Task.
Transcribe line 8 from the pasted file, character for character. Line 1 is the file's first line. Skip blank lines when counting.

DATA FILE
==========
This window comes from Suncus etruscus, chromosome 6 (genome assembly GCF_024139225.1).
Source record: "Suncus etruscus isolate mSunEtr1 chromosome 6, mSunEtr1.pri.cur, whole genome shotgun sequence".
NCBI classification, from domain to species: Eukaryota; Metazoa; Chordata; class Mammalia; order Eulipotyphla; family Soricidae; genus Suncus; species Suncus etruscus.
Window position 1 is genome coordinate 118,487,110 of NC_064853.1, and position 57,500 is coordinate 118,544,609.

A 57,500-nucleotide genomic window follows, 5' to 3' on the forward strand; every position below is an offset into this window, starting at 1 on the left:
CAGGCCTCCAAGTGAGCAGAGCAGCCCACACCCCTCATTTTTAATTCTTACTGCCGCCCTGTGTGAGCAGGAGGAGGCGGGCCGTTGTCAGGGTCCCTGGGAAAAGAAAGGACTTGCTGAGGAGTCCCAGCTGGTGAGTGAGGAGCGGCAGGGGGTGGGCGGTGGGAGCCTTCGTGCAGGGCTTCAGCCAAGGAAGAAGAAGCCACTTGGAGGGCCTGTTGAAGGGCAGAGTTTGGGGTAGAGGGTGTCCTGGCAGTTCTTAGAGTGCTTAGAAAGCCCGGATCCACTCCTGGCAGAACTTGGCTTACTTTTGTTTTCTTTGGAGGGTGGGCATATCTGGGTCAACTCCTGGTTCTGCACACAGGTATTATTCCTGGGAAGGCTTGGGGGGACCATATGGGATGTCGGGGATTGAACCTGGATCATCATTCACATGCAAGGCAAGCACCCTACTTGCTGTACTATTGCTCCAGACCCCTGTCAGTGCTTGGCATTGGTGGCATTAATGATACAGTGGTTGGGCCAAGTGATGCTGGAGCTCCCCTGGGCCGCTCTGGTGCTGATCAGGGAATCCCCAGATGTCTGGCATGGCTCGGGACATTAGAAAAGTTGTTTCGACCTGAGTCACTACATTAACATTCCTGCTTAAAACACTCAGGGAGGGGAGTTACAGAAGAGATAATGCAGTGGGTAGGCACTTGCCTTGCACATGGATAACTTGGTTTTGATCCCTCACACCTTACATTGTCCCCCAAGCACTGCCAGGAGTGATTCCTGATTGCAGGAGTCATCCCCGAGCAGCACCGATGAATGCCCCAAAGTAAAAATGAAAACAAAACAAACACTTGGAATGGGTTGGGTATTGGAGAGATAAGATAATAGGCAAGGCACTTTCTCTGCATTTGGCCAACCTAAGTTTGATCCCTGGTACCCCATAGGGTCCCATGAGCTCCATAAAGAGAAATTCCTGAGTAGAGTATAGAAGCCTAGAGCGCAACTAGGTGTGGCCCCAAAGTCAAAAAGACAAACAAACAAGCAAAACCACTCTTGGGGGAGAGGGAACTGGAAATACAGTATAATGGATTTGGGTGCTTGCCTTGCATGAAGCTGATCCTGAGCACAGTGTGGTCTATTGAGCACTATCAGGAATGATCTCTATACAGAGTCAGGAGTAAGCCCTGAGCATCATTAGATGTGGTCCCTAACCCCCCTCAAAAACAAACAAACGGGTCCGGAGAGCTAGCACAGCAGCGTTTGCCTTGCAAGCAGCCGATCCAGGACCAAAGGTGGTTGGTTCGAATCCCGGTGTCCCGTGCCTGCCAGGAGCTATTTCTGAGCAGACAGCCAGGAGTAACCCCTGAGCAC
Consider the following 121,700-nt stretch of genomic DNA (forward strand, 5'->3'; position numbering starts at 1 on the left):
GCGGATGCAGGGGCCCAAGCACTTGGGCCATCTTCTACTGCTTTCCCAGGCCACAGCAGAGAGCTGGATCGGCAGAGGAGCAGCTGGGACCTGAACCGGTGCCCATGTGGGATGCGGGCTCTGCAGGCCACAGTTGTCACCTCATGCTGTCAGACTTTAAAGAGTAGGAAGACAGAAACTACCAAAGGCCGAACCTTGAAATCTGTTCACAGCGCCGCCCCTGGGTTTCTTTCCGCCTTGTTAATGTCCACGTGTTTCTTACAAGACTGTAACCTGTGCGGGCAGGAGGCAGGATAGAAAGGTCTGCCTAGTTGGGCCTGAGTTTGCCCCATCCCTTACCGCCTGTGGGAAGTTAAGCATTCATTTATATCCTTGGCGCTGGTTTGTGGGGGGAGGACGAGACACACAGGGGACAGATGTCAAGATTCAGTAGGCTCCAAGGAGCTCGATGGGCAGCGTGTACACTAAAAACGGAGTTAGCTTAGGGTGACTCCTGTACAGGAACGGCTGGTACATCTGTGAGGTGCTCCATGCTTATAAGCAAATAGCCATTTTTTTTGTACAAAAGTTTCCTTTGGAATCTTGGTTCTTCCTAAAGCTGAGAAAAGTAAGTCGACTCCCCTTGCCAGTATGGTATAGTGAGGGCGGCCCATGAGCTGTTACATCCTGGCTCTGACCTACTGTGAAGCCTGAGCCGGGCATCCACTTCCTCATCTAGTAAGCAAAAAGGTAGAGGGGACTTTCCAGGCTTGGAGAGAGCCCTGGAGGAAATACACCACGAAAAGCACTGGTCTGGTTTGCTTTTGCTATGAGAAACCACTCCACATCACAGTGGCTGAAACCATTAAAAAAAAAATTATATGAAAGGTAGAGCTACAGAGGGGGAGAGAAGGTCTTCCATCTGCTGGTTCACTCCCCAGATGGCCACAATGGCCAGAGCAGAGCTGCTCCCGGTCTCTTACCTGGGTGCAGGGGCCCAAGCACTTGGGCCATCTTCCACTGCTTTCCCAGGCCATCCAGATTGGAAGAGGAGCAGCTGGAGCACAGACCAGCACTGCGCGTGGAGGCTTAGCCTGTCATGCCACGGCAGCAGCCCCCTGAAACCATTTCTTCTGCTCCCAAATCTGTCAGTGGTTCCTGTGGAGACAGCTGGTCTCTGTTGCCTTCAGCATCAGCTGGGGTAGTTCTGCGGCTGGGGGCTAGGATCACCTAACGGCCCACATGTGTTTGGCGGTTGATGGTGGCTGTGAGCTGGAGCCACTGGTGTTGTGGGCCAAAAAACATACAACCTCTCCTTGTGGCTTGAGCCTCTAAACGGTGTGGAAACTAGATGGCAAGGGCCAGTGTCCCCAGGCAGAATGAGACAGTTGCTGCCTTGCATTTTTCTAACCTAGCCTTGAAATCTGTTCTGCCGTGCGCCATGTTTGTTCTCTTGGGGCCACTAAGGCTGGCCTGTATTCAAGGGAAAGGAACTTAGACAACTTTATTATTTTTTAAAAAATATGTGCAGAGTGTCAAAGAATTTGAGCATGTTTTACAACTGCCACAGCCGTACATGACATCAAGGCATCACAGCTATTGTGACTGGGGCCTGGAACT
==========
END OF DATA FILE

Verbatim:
GCGGATGCAGGGGCCCAAGCACTTGGGCCATCTTCTACTGCTTTCCCAGGCCACAGCAGAGAGCTGGATCGGCAGAGGAGCAGCTGGGACCTGAACCGGTGCCCATGTGGGATGCGGGCTCTGCAGGCCACAGTTGTCACCTCATGCTGTCAGACTTTAAAGAGTAGGAAGACAGAAACTACCAAAGGCCGAACCTTGAAATCTGTTCACAGCGCCGCCCCTGGGTTTCTTTCCGCCTTGTTAATGTCCACGTGTTTCTTACAAGACTGTAACCTGTGCGGGCAGGAGGCAGGATAGAAAGGTCTGCCTAGTTGGGCCTGAGTTTGCCCCATCCCTTACCGCCTGTGGGAAGTTAAGCATTCATTTATATCCTTGGCGCTGGTTTGTGGGGGGAGGACGAGACACACAGGGGACAGATGTCAAGATTCAGTAGGCTCCAAGGAGCTCGATGGGCAGCGTGTACACTAAAAACGGAGTTAGCTTAGGGTGACTCCTGTACAGGAACGGCTGGTACATCTGTGAGGTGCTCCATGCTTATAAGCAAATAGCCATTTTTTTTGTACAAAAGTTTCCTTTGGAATCTTGGTTCTTCCTAAAGCTGAGAAAAGTAAGTCGACTCCCCTTGCCAGTATGGTATAGTGAGGGCGGCCCATGAGCTGTTACATCCTGGCTCTGACCTACTGTGAAGCCTGAGCCGGGCATCCACTTCCTCATCTAGTAAGCAAAAAGGTAGAGGGGACTTTCCAGGCTTGGAGAGAGCCCTGGAGGAAATACACCACGAAAAGCACTGGTCTGGTTTGCTTTTGCTATGAGAAACCACTCCACATCACAGTGGCTGAAACCATTAAAAAAAAAATTATATGAAAGGTAGAGCTACAGAGGGGGAGAGAAGGTCTTCCATCTGCTGGTTCACTCCCCAGATGGCCACAATGGCCAGAGCAGAGCTGCTCCCGGTCTCTTACCTGGGTGCAGGGGCCCAAGCACTTGGGCCATCTTCCACTGCTTTCCCAGGCCATCCAGATTGGAAGAGGAGCAGCTGGAGCACAGACCAGCACTGCGCGTGGAGGCTTAGCCTGTCATGCCACGGCAGCAGCCCCCTGAAACCATTTCTTCTGCTCCCAAATCTGTCAGTGGTTCCTGTGGAGACAGCTGGTCTCTGTTGCCTTCAGCATCAGCTGGGGTAGTTCTGCGGCTGGGGGCTAGGATCACCTAACGGCCCACATGTGTTTGGCGGTTGATGGTGGCTGTGAGCTGGAGCCACTGGTGTTGTGGGCCAAAAAACATACAACCTCTCCTTGTGGCTTGAGCCTCTAAACGGTGTGGAAACTAGATGGCAAGGGCCAGTGTCCCCAGGCAGAATGAGACAGTTGCTGCCTTGCATTTTTCTAACCTAGCCTTGAAATCTGTTCTGCCGTGCGCCATGTTTGTTCTCTTGGGGCCACTAAGGCTGGCCTGTATTCAAGGGAAAGGAACTTAGACAACTTTATTATTTTTTAAAAAATATGTGCAGAGTGTCAAAGAATTTGAGCATGTTTTACAACTGCCACAGCCGTACATGACATCAAGGCATCACAGCTATTGTGACTGGGGCCTGGAACT